Caring for Elderly Parents

Though not a new problem, Jewish law did not explicitly address the factors that make today's options for parental care more complicated than ever.

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The question of how to care for one's elderly parents is not a new one; Jewish sources mandate that children tend personally for their parents' physical and psychological needs. Maimonides adds one caveat referred to in the article below: Those who are extremely disturbed by their parents' dementia may arrange to have someone else care for their parent. The following article applies Jewish law to the complicated situation of today. Reprinted with permission from Love Your Neighbor And Yourself: A Jewish Approach to Modern Personal Ethics (The Jewish Publication Society).

In modern times, of course, it is often difficult, if not impossible, to live near one's parents. The mobility of contemporary society has meant that children often live and work far away from par­ents. This may be regrettable, but it is a real phenomenon that traditional sources do not contemplate. Moreover, facilities for caring for the elderly that were not available in the past are in­creasingly being created today, as the population of the United States, and indeed of the Western world, ages.

 

Objecting to Maimonides' permission for a child who cannot bear to be with a demented parent to leave his or her care to oth­ers, Rabbi Abraham ben David of Posquieres asked: "Whom can he command to take care of him"? That is, who would under­take to perform that which a person's own child refuses to do?

Hiring Helpers

Today we have clear answers to that question in the form of people hired to help in various ways at home or in assisted living facilities or in nursing homes. In part, this is a function of the demise of the extended family, but it is also a result of the large increases in longevity and the numbers of elderly in our society.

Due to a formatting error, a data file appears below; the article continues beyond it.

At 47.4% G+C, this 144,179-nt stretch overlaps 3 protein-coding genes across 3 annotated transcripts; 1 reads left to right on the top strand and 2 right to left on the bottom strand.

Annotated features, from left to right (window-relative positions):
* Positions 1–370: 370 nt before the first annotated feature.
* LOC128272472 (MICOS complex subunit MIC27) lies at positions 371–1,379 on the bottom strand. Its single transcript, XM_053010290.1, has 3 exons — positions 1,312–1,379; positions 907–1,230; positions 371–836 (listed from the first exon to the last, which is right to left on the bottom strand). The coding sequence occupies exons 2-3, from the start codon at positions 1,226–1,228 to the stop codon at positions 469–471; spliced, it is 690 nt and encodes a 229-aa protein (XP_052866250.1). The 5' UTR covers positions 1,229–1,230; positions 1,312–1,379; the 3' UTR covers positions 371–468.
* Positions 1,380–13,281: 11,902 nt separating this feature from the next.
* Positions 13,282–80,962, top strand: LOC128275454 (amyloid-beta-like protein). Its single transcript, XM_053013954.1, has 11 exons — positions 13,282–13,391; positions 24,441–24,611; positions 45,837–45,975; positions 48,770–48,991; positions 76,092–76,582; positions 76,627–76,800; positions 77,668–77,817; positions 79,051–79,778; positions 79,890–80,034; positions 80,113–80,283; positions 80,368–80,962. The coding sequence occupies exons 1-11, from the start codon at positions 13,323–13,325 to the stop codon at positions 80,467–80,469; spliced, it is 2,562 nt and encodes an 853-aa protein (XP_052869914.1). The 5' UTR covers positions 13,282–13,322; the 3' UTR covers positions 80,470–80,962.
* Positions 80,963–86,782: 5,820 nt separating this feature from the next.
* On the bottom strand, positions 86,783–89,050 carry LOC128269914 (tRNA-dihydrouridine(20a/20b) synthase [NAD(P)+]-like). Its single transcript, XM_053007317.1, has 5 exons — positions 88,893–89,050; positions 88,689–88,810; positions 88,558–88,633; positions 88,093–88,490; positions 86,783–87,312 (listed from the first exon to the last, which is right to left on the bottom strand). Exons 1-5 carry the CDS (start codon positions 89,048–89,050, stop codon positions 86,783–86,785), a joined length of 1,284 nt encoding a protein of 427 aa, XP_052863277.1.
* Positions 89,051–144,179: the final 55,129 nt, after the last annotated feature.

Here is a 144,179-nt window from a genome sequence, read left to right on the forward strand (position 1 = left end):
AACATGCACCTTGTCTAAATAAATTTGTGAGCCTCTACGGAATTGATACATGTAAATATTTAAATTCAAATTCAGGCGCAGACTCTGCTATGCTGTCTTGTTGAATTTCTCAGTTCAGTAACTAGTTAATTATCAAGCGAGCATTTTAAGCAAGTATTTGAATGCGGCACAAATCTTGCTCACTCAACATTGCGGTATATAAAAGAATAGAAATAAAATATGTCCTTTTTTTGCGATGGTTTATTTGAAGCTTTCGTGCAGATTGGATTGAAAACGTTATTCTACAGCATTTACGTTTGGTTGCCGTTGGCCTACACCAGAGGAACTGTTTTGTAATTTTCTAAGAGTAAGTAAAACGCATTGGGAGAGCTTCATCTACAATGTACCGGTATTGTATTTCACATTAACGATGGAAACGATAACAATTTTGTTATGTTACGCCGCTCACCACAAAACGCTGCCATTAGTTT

The question, then, is whether the use of such facilities con­stitutes a violation of the traditional demand that care of one's parents must be personal. It seems to me that it depends largely on the intent of all concerned. In one of the most sensitive comm­ents that the Talmud makes about the commandment to honor parents, the Rabbis point out that even the demands for physical care must be carried out with a proper attitude:

"A man may feed his father on fattened chickens and inherit Hell [as his reward], and another may put his father to work in a mill and inherit Paradise.

"How is it possible that a man might feed his father fattened chickens and inherit Hell? It once happened that a man used to feed his father fattened chickens. Once his father said to him: 'My son, where did you get these?' He answered: 'Old man, old man, eat and be silent, just as dogs eat and are silent.' In such an instance, he feeds his father fattened chickens, but he inherits Hell.

"How is it possible that a man might put his father to work in a mill and inherit Paradise? It once happened that a man was work­ing in a mill. The king decreed that his aged father should be brought to work for him. The son said to his father: 'Father, go and work in the mill in place of me [and I will go to work for the king]. For it may be [that the workers for the king will be] ill-treated, in which case let me be ill-treated instead of you. And it may be [that the workers for the king will be] beaten, in which case let me be beaten instead of you.' In such an instance, he puts his father to work in a mill, but he inherits Paradise.'

If attitudinal factors are crucial in regard to physical care, how much more are they relevant to fulfilling the tradition's demands that one satisfy one's parents' psychological needs for proximity and interaction. Thus if children cannot realistically care for their parents themselves, or if the parents would be better off and happier living in their own home or in a facility for the eld­erly, then placing them in such a facility is not only permissible but possibly the most desirable option, provided that the tone with which this arrangement is made and carried out is one of honor, respect, and ideally even love. Such an attitude must be expressed in concrete actions by making sure that the living arrangements for one's parents meet their physical and psycho logical needs as much as possible and, most especially, by visit­ing and/or calling them reasonably frequently.